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post #1 of 9 (permalink) Old 05-23-2010, 05:25 AM Thread Starter
age
 
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Oil drain plug torque

whats it for 2010 ranger 2.3L? doing some research and it looks like around 20 lbs for around a 2000 ranger. I have a tendency to overtighten things. those plugs are tack welded into the pan and its easy to spin them out with over tightening. Any idea for a 2010?
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post #2 of 9 (permalink) Old 05-23-2010, 10:45 AM
 
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No idea..but i would just snug it with a 3/8 ratchet..that's all i use on my 150.

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post #3 of 9 (permalink) Old 05-23-2010, 04:00 PM
 
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What N.S. said. It's a plug, not a fastener, so you don't need to crank down on it hard. The gasket makes the seal, not the threads.

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post #4 of 9 (permalink) Old 05-23-2010, 06:25 PM Thread Starter
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I have a tendency to overtighten, so I like to have an idea. I'd rather have it tight then wiggle loose down the highway, you know those canadian tire oil changes you heard about where the guy forgot to tighten the oil plug , after he filled her up.

actually it happened to a buddy with a oil filter. O yea.
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post #5 of 9 (permalink) Old 05-23-2010, 10:19 PM
 
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I hear you. But all things considered, I'd rather lose a drain plug than strip the threads. Really, like Northern Supercrew said, anything more than hand-tight (snug) with a 3/8" ratchet is counterproductive. The soft copper or aluminum gasket also acts as a lockwasher.

You just need to tighten down enough to compress it slightly to make the seal. That's why you need to replace them every so often, too, because they eventually flatten out. If you over-compress any type of gasket, it loses its resilience and won't seal properly.

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post #6 of 9 (permalink) Old 05-24-2010, 12:35 AM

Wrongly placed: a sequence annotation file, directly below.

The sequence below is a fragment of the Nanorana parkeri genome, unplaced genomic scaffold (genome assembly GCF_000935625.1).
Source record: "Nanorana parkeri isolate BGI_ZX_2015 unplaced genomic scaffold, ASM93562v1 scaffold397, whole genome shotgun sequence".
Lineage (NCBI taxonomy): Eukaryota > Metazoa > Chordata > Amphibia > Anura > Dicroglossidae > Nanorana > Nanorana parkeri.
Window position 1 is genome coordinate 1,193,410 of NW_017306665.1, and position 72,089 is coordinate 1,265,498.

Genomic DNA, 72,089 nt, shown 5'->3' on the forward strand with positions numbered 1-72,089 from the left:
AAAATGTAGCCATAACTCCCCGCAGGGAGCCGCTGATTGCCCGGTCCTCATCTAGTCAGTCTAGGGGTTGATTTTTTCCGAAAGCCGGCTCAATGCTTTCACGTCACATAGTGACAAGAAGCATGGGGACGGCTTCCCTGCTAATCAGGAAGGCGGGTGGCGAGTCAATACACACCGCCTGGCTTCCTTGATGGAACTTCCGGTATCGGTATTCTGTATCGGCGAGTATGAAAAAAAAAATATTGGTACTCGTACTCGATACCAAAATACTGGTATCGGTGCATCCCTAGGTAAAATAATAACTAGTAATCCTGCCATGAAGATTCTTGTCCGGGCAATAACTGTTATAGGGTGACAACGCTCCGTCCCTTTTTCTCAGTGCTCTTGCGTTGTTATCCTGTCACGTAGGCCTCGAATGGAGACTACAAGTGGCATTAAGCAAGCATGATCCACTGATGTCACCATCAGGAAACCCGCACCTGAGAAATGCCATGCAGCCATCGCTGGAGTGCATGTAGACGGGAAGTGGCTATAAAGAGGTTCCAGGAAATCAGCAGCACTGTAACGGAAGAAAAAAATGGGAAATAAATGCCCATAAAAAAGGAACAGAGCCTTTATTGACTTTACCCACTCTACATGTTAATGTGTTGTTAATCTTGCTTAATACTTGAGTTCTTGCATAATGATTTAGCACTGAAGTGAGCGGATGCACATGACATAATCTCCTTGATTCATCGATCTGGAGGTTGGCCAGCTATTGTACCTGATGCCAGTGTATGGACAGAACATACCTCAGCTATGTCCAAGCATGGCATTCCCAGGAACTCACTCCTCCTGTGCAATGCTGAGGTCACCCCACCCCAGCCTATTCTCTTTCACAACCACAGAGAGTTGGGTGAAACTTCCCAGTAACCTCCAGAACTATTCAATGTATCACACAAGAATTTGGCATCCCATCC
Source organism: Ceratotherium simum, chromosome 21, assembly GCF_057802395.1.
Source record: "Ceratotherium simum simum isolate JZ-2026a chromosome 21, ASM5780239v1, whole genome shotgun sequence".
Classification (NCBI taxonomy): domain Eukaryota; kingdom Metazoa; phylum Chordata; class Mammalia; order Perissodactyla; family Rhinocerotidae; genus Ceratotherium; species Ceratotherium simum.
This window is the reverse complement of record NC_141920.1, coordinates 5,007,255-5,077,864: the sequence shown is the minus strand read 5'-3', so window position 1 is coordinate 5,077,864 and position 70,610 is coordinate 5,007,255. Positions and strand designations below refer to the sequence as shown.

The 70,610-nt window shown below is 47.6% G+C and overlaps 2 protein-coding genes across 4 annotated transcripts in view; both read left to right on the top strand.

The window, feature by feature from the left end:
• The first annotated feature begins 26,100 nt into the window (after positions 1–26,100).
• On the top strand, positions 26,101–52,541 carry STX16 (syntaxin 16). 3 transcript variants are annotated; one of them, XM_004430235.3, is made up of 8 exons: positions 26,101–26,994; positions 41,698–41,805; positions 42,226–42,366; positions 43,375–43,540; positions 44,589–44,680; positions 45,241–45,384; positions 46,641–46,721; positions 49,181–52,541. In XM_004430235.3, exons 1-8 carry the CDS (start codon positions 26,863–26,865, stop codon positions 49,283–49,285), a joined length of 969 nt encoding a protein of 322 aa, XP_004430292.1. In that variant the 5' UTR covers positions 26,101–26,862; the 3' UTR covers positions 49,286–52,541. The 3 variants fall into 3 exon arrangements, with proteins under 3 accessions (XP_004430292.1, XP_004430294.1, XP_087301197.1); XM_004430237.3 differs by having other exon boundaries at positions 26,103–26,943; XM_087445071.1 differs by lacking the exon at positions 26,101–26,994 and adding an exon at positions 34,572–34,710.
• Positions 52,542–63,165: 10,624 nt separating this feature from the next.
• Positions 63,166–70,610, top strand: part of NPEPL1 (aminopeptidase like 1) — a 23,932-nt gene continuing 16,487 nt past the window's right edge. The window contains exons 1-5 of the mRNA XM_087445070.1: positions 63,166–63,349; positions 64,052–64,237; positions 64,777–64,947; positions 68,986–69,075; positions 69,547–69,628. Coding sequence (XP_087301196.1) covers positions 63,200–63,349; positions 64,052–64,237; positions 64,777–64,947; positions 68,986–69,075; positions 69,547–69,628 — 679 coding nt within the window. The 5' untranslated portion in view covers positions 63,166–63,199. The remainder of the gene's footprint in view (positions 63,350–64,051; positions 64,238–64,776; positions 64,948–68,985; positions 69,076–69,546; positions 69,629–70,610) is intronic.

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well said. But the last drain plug I'd ever want to lose is the oil drain plug cause there goes your motor



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post #7 of 9 (permalink) Old 05-25-2010, 07:18 AM
 
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Quote:
Originally Posted by taisa899 View Post
well said. But the last drain plug I'd ever want to lose is the oil drain plug cause there goes your motor
Not necessarily. You'll know as soon as you lose oil pressure. Just pull over. I'm pretty sure with a good quality oil most engines nowadays can run fine for a few minutes with no oil in the pan. I think you'd really have to thrash it to do any serious damage or seize it. There's enough oil film on the parts to at least get you to the side of the road, and then some.

Remember that old TV commercial for Duralube, where they run a car around a track with no oil pressure? That was a gimmick. Pretty much any engine can do that under light load. Duralube or not.

In fact, years ago I worked with a guy who's wife drove their VW diesel Rabbit for 100 km without oil. She thought the best thing to do would be to drive home really fast when the oil pressure warning light came on. By the time she got home, there was no oil in the sump at all. But after they fixed whatever made it lose oil, that old car was fine. It ran like it never happened, for a few more years, as far as I know.

Yeah, I know, driving without oil in the pan is probably not the best thing to do, but I don't think it's the freak-out emergency it's usually made out to be -- unless you're driving a really high-performance car like a Ferrari, or something.

And, come to think of it, at least there's a warning light if you lose engine oil pressure. If the plug fell out of your diff or transfer case, you wouldn't know about it until the damage was done. So, on that note, I rather lose the engine oil drain plug, than any of the others.

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post #8 of 9 (permalink) Old 05-25-2010, 07:36 AM
 
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I just thought of another answer for age's original question.
My dad's old rule of thumb, which he learned as an young apprentice in Germany:

"Force it until it snaps -- then back-off a quarter turn."

See? Nothing like that "old world craftsmanship"!

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post #9 of 9 (permalink) Old 05-25-2010, 08:01 PM
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21 lb-ft says inford
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